Courage of his convictions
The death yesterday of 'Sunday Independent' editor Aengus Fanning marks the passing of one of the true giants of modern Irish journalism. In the near 28 years that he edited Ireland's best-selling Sunday newspaper, Aengus displayed an unerring instinct for what his readers wanted and then gave it to them without fear or favour every weekend.
At a time when the rise and rise of the internet threatens print newspapers everywhere, Aengus's 'Sunday Independent' was a true one-off. With more than one million readers it was by far the most widely read Irish newspaper. While the controversy it invariably generated ensured that the 'Sunday Independent' was not without its critics, the readership numbers didn't lie. One million-plus readers can't be wrong.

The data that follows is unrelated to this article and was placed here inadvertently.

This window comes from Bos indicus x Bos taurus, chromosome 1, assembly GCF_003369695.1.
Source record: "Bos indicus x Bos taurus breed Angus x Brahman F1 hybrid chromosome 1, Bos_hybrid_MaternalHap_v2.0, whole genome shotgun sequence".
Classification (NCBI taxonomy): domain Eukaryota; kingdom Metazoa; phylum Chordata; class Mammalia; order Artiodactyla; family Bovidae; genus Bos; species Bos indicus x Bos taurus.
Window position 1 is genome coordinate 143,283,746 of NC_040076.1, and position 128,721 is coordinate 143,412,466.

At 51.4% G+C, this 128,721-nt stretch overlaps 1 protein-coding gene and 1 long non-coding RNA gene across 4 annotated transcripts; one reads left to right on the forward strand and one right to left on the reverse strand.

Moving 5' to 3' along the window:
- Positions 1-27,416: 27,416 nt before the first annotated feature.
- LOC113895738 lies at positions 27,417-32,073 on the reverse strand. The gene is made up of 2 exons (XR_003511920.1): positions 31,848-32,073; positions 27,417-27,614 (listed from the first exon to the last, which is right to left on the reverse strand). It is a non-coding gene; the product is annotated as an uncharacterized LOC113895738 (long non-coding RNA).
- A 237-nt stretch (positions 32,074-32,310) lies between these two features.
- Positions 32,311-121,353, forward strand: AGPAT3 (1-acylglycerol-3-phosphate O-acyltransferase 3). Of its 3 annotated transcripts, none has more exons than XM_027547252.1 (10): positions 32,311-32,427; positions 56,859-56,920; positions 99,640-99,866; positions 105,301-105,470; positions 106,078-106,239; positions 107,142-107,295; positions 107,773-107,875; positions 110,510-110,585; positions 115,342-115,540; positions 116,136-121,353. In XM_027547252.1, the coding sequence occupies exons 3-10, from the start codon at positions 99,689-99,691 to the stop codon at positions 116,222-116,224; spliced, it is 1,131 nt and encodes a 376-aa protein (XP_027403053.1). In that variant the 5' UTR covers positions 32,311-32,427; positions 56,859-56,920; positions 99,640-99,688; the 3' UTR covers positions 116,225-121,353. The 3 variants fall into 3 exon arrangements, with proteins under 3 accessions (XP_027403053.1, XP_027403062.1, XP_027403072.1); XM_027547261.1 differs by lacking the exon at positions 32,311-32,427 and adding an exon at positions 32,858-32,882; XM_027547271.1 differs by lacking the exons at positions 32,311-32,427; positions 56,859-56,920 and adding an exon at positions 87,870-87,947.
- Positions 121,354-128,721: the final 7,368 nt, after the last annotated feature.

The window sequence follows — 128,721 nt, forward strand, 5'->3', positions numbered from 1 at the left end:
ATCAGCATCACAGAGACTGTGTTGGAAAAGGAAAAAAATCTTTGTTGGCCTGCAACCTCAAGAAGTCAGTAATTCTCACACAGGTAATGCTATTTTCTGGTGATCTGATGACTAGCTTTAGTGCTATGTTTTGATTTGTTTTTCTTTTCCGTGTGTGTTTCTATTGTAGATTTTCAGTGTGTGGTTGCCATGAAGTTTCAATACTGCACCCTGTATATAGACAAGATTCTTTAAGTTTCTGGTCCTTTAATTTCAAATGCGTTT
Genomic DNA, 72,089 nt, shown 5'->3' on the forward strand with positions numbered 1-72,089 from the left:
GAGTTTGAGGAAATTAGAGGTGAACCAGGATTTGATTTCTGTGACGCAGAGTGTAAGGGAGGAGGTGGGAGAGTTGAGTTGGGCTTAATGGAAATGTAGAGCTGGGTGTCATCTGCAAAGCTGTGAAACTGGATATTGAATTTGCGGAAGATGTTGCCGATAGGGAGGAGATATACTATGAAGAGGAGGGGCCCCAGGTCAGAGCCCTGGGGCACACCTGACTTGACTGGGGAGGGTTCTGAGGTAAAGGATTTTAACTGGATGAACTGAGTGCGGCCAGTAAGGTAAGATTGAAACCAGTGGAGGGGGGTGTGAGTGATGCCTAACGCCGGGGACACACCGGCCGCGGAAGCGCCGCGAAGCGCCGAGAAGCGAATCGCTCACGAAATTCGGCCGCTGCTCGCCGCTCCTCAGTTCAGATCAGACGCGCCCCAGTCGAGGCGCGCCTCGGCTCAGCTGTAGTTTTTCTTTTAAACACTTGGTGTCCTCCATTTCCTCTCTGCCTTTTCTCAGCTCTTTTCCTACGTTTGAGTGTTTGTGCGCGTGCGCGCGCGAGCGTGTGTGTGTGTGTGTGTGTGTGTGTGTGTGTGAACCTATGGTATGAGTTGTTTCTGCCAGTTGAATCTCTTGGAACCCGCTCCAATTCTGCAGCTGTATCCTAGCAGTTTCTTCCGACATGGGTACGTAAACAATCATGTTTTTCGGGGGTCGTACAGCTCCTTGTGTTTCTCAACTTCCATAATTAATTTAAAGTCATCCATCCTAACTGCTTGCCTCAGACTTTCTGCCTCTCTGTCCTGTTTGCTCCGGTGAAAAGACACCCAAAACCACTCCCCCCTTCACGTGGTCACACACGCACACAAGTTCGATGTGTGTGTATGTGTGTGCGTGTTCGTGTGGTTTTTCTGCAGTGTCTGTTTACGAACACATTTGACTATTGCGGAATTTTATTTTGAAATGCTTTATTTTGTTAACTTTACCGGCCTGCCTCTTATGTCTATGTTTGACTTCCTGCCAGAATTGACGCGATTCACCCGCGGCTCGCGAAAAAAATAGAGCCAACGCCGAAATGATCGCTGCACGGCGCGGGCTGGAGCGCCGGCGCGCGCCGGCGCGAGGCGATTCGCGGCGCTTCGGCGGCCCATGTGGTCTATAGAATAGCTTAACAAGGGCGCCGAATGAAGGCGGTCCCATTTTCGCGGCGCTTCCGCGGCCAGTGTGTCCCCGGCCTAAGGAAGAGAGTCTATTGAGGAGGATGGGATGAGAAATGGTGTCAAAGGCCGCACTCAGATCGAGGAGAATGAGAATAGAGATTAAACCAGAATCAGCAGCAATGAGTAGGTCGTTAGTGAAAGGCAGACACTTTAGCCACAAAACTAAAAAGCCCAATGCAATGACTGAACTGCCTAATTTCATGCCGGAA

Over the past quarter of a century the 'Sunday Independent' was at the centre of the debate that helped redefine Irish nationalism and paved the way for the 1998 Good Friday Agreement. By mercilessly pricking the intellectual pretensions of old-style physical-force republicanism, the 'Sunday Independent' was one of the main forces pushing Irish nationalism away from its outdated obsession with the "fourth green field" and towards a long overdue realisation that we share an island with a million Ulster unionists who view the world very differently from most of us in the Republic.